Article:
# Interpretation of quadratic term in Poisson regression

I fit a Poisson regression model where I used $$x$$ and $$x^2$$ to predict $$y$$.

Let's say the coefficients of $$x$$ and $$x^2$$ are $$\beta_1 = 0.8$$ and $$\beta_2 = -0.1$$.

Exponentiating the coefficient ($${\beta_1}$$) gives us the multiplicative factor by which the mean count changes when we increase $$x$$ by one unit: $$e^{\beta_1}$$ = 2.23. So increasing x by one unit changes the mean of $$y$$ by a factor of 2.23. This factor is constant over all $$x$$.

According to this answer, "$$e^{\beta_2}$$ would be called a ratio of ratio of rates comparing groups differing by 1 unit differing by 1 unit of $$X$$."

I tried this out with a toy example below with the parameters from above ($${\beta_1} = 0.8$$ and $${\beta_2} = -0.1$$) and indeed the ratio is not constant because of the nonlinear term but the ratio of the ratio is constant. But the ratio of ratios is not equal to $$e^{\beta_2}$$ but to $$e^{(2\beta_2)}$$. I think this relates to this part of the referenced answer above "But if you do a difference in differences for $$(E[Y|X=x+2] - E[Y|X=x+1]) - (E[Y|X=x+1] - E[Y|X=x]) = 2\beta_2$$. So basically the $$\beta_1$$ is the tangent slope of the quadratic curve at the origin, and $$\beta_2$$ is a quadratic slope."

With all this, I am not quite sure how to interpret a one-unit change of $$x$$ on the mean of $$y$$. Would it be correct to say that for each unit increase in $$x$$, the linear term $${\beta_1}$$ changes the mean of $$y$$ by a factor of 2.23 while the nonlinear term $${\beta_2}$$ leads to a decrease of this factor by $$e^{(2\beta_2)}$$ = 0.8187 for each increase in $$x$$. I don't think this is correct because the effect is dependent on the value of $$x$$.

Is there a way to express the effect on a one-unit increase in $$x$$ on the mean of $$y$$ that is independent of $$y$$ or is this not possible?

And if this is not possible, what is the correct way to specify a change from let's say $$x = 1$$ to $$x = 2$$ for this toy example? "Increasing $$x$$ from 1 to 2 increases the mean of $$y$$ by a factor of 1.6487"?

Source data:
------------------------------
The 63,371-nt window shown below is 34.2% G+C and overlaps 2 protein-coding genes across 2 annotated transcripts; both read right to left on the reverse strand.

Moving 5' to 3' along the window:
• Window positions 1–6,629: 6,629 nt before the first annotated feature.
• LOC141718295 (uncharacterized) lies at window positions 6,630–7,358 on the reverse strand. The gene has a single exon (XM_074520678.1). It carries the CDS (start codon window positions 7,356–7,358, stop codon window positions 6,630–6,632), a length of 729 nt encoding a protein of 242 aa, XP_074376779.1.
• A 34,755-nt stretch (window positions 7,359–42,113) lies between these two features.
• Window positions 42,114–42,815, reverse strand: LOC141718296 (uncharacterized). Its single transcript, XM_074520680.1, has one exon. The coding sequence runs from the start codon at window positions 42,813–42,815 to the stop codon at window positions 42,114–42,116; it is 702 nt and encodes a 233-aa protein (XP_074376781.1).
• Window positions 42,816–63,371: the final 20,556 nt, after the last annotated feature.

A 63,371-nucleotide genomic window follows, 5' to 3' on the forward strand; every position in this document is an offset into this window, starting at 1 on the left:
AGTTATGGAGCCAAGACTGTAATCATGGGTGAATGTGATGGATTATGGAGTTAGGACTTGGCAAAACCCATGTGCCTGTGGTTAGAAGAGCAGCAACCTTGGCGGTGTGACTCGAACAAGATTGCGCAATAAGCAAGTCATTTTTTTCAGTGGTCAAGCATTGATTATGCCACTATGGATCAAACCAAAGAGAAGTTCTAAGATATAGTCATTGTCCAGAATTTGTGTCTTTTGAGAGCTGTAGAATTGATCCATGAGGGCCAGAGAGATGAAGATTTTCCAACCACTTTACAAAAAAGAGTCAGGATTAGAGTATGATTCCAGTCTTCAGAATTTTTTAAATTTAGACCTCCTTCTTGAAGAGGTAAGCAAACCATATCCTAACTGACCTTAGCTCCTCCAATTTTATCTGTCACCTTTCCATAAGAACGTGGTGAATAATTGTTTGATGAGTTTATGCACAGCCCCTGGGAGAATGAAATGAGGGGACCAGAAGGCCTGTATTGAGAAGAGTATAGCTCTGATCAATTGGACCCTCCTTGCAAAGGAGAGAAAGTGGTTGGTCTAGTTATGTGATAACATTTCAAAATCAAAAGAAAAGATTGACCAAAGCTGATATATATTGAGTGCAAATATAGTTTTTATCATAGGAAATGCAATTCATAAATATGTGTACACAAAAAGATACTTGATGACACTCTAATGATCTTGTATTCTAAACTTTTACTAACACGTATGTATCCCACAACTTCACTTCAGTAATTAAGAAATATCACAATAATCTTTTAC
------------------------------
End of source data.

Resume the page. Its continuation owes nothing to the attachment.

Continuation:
x predicted y ratio ratio of ratio
0 1
1 2.01375271 2.01375271
2 3.32011692 1.64872127 0.81873075
3 4.48168907 1.34985881 0.81873075
4 4.95303242 1.10517092 0.81873075
5 4.48168907 0.90483742 0.81873075

1. As you already stated, $$\exp(\beta)$$ for any first-order coefficient $$\beta$$ in a Poisson model can be interpreted as a relative rate of the Poisson process comparing groups differing by 1 in the corresponding variable being modeled.
2. In a linear model with identity link, like OLS, the interpretation of the quadratic term $$\beta_2$$ is readily seen as the rate of change of the effect, that is for every unit difference in $$X$$ the slope relating $$X$$ and $$Y$$ changes by a factor of $$\beta_2$$. Similarly, the linear term $$\beta_1$$ can be seen as the instantaneous rate of change relating $$X$$ and $$Y$$ when $$X=0$$. That is to say, since the shape of the predicted trend between $$X$$ and $$Y$$ is quadratic, $$\beta_1$$ is the slope of the tangent curve at $$X=0$$.
So, in your model with $$\beta_1 = 0.8$$ and $$\beta_2 = -0.1$$, comparing groups differing by 1 unit "near 0" (ignoring the issue of prediction at the means), has a relative rate ratio of 2.22, and groups differing by 1 unit have a ratio of relative rate ratios of 0.91
• Thanks! But groups differing by 1 unit have a ratio of relative ratios of 0.81 ($e^{(2\beta_2)}$) and not 0.91 ($e^{(\beta_2)}$), right? Since $e^{(2\beta_2)}$ is the second derivative of the relative rate of change with respect to $x$? Commented May 3, 2023 at 7:14
• Thanks for your patience! I did, and my result was $e^{2\beta_2}$... I also double-checked with WolframAlpha. $e^{2\beta_2}$ is also consistent with the ratio of ratios I calculated in the table for the toy example I provided. What am I missing? Commented May 4, 2023 at 19:04
• I also get $2\beta_2$, Showing some work, using $a,b$ for $\beta_1, \beta_2$ for simplicity in reading and typing: the crucial step is resolving: $ax +bx^2 + a(x+2) + b(x+2)^2 - 2\cdot (a(x+1) + b(x+1)^2)$, Here everytihng cancels except you get $4b$ from $b(x+2)^2$ and only $2b$ from $2\cdot (b(x+1)^2)$ Commented May 15, 2023 at 8:56